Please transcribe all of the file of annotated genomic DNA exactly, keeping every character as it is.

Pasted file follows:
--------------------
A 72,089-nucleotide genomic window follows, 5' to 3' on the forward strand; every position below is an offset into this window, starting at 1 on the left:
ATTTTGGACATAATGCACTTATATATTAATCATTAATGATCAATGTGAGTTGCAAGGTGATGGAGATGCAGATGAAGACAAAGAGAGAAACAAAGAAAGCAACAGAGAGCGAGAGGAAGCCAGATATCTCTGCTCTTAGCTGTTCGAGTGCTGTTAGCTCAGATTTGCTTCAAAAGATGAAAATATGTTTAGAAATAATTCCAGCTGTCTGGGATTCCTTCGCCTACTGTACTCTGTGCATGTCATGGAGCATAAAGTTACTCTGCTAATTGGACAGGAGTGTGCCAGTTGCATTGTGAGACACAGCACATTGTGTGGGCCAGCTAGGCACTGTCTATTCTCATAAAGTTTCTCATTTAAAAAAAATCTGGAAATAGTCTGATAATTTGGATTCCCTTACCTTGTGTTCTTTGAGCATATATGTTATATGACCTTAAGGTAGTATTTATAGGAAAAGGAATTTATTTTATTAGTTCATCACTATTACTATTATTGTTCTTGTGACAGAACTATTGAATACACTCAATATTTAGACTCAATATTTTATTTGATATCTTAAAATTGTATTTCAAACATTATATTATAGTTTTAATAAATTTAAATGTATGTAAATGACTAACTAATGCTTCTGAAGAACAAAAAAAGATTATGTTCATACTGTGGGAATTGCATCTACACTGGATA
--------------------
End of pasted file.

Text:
A 72,089-nucleotide genomic window follows, 5' to 3' on the forward strand; every position below is an offset into this window, starting at 1 on the left:
ATTTTGGACATAATGCACTTATATATTAATCATTAATGATCAATGTGAGTTGCAAGGTGATGGAGATGCAGATGAAGACAAAGAGAGAAACAAAGAAAGCAACAGAGAGCGAGAGGAAGCCAGATATCTCTGCTCTTAGCTGTTCGAGTGCTGTTAGCTCAGATTTGCTTCAAAAGATGAAAATATGTTTAGAAATAATTCCAGCTGTCTGGGATTCCTTCGCCTACTGTACTCTGTGCATGTCATGGAGCATAAAGTTACTCTGCTAATTGGACAGGAGTGTGCCAGTTGCATTGTGAGACACAGCACATTGTGTGGGCCAGCTAGGCACTGTCTATTCTCATAAAGTTTCTCATTTAAAAAAAATCTGGAAATAGTCTGATAATTTGGATTCCCTTACCTTGTGTTCTTTGAGCATATATGTTATATGACCTTAAGGTAGTATTTATAGGAAAAGGAATTTATTTTATTAGTTCATCACTATTACTATTATTGTTCTTGTGACAGAACTATTGAATACACTCAATATTTAGACTCAATATTTTATTTGATATCTTAAAATTGTATTTCAAACATTATATTATAGTTTTAATAAATTTAAATGTATGTAAATGACTAACTAATGCTTCTGAAGAACAAAAAAAGATTATGTTCATACTGTGGGAATTGCATCTACACTGGATA